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Cutting out the middle man

14 December 2014  |  Super

Diversifying investments in a SMSF without attracting high fees often proves difficult. Many superannuants find themselves using bank platforms, which not only charge a transaction fee, they also charge an ongoing annual fee, sometimes as high as 0.7%. Over time, that can have a signficant effect on returns.

It is also difficult to get true diversificiation into areas like international bonds or industry sectors in emerging markets. The platforms have the "shelf space" issue: they have a certain range of products on their shelf and they want clients to only take those.

The managing Director at OpenMarkets, Rick Klink, believes he has a way for SMSF investors to simplify their records, pay lower fees and have a wider range of options. Klink is looking to provide a multi-asset trading platform for self managed super or self directed investors. He has opened the service for local equities and unlisted managed funds and in the first quarter of next year will add international equities and fixed income products.

"The idea is that they can open up an account and trade all of those asset classes and there is one feed through to the accountant or SMSF administrator. If an accountant has a client who trades with us, it will automatically appear.

"Traditionally, a client will use an on line broker for equities, they will have a platform for managed funds and they will have someone else for international accounts. The problem is that it costs more money to administer that self managed super because the accountant needs to reconcile the three bank accounts and then the auditor needs to do the same thing.

"By aggregating off the same cash, the client doesn’t need three cash calls. They have the ability then hopefully to get a better price from the administrator of their self managed super fund because what we have done is combine it all into one data feed. All the assets, all the trades in the one spot. It makes it easier for the SMSF person and the accountant or planner. They can go back to doing what they should be doing which is giving valuable strategic advice to the client."

Ease of administration is not the only reason for taking this approach, according to Klink. It is a welcome way to reduce costs.

"The only place where you see it is all in the one spot today is via the (bank and insurance company) platforms. They provide that simplicity really well. The problem is that they charge anywhere from 40 to 70 basis points for the privilege (0.4-0.7%). The beauty of our model is that we don’t charge any administration fee. So once you have purchased the equity or managed fund we don’t charge that on-going fee on assets.

"If you buy it under the platform model you pay a transaction fee and you will fee per annum. I think the average for retail is 60-70 basis points a year purely to hold the asset. In our case, the equities are held by the ASX, there are no custody fees, the managed funds are held by the administrator for the managed funds. There are whole bunch of these guys who serve that purpose. What we have basically done is strip out the middle man who was charging these fees. Because in today’s world that sub-custody, or what used to be called an investor-directed portfolio service, we don’t need that function any more. It can be held by the appropriate administrator, such as the ASX. All we do is the transaction and reporting for the client. It is hugely different with what is going on in the industry today."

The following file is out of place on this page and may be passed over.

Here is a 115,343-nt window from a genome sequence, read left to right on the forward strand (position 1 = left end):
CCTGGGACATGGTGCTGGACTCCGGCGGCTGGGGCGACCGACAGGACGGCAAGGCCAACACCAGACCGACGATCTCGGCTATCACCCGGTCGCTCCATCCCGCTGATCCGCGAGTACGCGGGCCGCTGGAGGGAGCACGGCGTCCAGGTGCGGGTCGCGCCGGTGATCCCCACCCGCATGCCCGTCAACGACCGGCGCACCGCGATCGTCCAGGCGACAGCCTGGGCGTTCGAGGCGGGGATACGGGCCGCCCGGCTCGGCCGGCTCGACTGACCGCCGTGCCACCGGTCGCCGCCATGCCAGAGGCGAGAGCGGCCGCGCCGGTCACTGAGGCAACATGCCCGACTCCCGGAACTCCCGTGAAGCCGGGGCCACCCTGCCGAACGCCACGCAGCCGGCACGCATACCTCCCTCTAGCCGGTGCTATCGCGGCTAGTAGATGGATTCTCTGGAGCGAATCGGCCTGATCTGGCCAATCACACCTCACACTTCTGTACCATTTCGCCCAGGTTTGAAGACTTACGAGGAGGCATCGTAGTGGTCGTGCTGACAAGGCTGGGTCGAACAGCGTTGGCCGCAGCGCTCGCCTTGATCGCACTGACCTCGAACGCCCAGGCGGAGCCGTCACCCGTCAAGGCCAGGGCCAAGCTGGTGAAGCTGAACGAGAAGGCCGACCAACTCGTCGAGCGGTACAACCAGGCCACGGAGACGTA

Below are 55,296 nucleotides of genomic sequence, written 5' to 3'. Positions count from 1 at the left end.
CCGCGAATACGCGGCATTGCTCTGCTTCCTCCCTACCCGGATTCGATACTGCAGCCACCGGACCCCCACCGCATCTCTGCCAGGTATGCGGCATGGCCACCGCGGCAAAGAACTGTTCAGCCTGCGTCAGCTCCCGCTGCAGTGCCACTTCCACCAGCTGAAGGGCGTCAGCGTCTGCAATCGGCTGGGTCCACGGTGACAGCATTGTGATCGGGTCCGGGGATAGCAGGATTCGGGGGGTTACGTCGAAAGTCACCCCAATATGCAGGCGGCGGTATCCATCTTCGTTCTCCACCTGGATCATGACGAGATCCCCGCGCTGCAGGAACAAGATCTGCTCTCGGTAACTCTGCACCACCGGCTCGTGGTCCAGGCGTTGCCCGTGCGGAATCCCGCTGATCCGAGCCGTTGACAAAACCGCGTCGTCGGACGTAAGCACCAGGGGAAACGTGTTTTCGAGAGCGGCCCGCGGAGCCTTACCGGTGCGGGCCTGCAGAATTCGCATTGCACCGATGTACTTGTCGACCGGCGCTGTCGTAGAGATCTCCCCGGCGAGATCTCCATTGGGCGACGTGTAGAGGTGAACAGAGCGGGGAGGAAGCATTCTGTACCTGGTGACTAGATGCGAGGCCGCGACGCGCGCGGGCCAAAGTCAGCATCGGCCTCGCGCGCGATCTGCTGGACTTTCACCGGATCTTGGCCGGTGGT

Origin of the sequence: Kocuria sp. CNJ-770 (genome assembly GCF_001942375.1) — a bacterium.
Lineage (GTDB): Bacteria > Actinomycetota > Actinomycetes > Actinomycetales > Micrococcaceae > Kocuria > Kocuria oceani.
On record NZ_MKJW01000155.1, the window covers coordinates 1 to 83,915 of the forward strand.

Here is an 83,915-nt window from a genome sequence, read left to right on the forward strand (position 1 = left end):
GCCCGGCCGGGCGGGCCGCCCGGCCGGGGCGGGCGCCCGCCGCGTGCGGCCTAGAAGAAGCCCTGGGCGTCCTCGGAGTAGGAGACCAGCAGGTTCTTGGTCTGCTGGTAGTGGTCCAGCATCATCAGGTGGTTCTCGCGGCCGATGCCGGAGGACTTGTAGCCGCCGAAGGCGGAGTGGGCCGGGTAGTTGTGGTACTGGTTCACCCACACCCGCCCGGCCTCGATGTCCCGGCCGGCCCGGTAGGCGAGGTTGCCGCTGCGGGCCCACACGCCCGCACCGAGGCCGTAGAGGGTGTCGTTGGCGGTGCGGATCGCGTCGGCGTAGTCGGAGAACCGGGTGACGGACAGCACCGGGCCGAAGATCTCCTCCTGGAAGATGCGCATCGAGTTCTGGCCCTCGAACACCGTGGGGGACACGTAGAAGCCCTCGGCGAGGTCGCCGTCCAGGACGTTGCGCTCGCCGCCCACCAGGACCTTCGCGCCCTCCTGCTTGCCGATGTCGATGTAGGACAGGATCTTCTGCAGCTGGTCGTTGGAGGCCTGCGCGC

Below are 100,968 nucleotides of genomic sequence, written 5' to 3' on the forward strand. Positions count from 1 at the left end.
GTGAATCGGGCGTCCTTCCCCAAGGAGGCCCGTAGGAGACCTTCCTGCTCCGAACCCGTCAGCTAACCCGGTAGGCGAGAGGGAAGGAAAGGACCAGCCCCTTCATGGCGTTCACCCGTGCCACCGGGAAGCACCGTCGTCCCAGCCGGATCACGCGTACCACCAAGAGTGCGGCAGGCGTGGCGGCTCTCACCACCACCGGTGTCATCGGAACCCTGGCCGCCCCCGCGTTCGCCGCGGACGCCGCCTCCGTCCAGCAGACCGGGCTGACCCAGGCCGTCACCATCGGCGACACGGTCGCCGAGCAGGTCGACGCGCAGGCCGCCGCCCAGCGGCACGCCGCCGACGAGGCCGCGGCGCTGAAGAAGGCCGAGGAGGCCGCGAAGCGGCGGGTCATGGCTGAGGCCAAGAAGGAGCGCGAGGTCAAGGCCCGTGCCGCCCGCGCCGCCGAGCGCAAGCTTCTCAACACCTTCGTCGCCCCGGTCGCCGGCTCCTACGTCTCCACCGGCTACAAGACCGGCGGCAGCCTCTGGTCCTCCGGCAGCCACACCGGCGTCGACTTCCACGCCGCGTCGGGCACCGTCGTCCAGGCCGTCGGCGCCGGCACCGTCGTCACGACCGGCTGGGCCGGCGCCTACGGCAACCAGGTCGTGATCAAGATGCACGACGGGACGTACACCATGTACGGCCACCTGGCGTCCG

According to research by the Federal Treasury, the super industry fees are unsuually high. Treasury estimates that they are about three times what they should be. Klink says these high fees are not justificable in an era of advanced technology. Especially when they are taken as a percentage of funds rather than a flat fee.

"For people with large balances it really never made any sense. An SMSF person already has a legal structure. What they were doing is putting it into another legal vehicle, which is then buying the assets. Especially for superannuation you are essentially paying twice. You are paying for your own legal vehicle and the audit and administration, then you are paying for the platform, and its legal structure.

"The second problem is that even when they put it into a platform, they get the reporting around the managed fund, but the accountant doesn’t use that. The accountant takes the equities and the report and redoes them all to optimise the client’s tax position. Even the reporting that comes from a platform isn’t that important to an SMSF, because they have assets spread into different areas. It is great with industry funds where they manage all the funds, but the way it is done today with direct equities and the rest held in platforms for the remainder, it doesn’t make logical sense. It is a double payment and an area that needs to change. Although the platforms would love things to stay as they are.

"The new FOFA reforms what they are trying to do is get greater transparency. The difficulty in today’s market is that they have started by getting conflicted advice in all the trailing payments in the platform/adviser area. What we are doing accelerates that process, because it just removes all of that structure where fund manager rebates the dealer group who rebates the platform and advisor. For me  a lot of that is just (unnecessary) overhead.

"So a lot of our core clients are non-aligned wealth management groups. You are not restricted in terms of the managed funds you can go into. It is widely opening the range of products that are available."

 

 



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